Friday, August 26, 2011

Common Time

As we all learned from our music teachers, that funny 'C' symbol after the clef means "common time". Sssuuuurrre it does! Actually, the symbol 'C' is not the letter 'c' at all, but a half circle. In the 14th century the predecessors of our time signatures were invented. In the beginning there was only triple or perfect time, indicated by a circle, the perfect geometric shape. "Imperfect" or duple time, was indicated with a half circle. This indicated the number of beats, either three or two, in the measure. But they also had the ability to indicate whether these beats themselves divided into three or two subdivisions. This was indicated with a dot. A circle with a dot indicated three beats and each beat had three parts. In our metric notation we would show this as 9/8.  A half circle with a dot indicated two beats and each beat had three parts. We would show this as 6/8. But a simple half-circle with no dot indicated two beats, each of which divides into two parts. They called this tempus imperfectum cum prolatione imperfecta. "Common time" takes a lot less time to say, though. Here is an example from an old manuscript. You can see the time signature as a little 'c' on the second space from the top, right at the beginning after the clef--a C-clef on the bottom line:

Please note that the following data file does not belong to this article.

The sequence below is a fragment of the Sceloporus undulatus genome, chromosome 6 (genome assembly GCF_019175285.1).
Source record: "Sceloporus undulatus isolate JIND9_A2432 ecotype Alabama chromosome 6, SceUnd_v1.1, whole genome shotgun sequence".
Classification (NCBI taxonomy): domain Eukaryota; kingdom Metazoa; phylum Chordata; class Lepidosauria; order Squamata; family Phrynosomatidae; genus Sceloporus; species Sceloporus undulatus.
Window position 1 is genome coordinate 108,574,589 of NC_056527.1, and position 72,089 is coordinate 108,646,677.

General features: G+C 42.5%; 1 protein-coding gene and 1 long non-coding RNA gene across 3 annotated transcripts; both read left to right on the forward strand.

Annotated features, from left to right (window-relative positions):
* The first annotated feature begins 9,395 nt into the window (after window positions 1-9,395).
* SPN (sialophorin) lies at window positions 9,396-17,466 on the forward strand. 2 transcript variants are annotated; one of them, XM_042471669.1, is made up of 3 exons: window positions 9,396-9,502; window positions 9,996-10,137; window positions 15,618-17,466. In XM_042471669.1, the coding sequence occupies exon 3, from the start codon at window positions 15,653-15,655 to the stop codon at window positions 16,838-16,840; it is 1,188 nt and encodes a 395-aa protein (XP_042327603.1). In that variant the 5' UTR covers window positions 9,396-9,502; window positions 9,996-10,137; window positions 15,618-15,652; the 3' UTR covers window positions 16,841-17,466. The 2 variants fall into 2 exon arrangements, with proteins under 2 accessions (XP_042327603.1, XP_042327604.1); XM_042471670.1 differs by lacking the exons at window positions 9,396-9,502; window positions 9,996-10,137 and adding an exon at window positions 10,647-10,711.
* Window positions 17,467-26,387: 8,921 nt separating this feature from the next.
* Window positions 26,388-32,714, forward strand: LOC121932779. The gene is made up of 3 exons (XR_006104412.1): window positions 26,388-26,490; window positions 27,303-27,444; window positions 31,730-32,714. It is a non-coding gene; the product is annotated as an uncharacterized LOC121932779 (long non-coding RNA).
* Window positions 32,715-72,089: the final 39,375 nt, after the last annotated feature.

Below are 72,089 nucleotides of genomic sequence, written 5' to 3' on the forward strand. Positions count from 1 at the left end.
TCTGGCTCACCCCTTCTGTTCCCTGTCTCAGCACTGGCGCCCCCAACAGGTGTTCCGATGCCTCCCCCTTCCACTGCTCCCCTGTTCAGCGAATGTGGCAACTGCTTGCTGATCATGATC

From the Chansonnier Laborde

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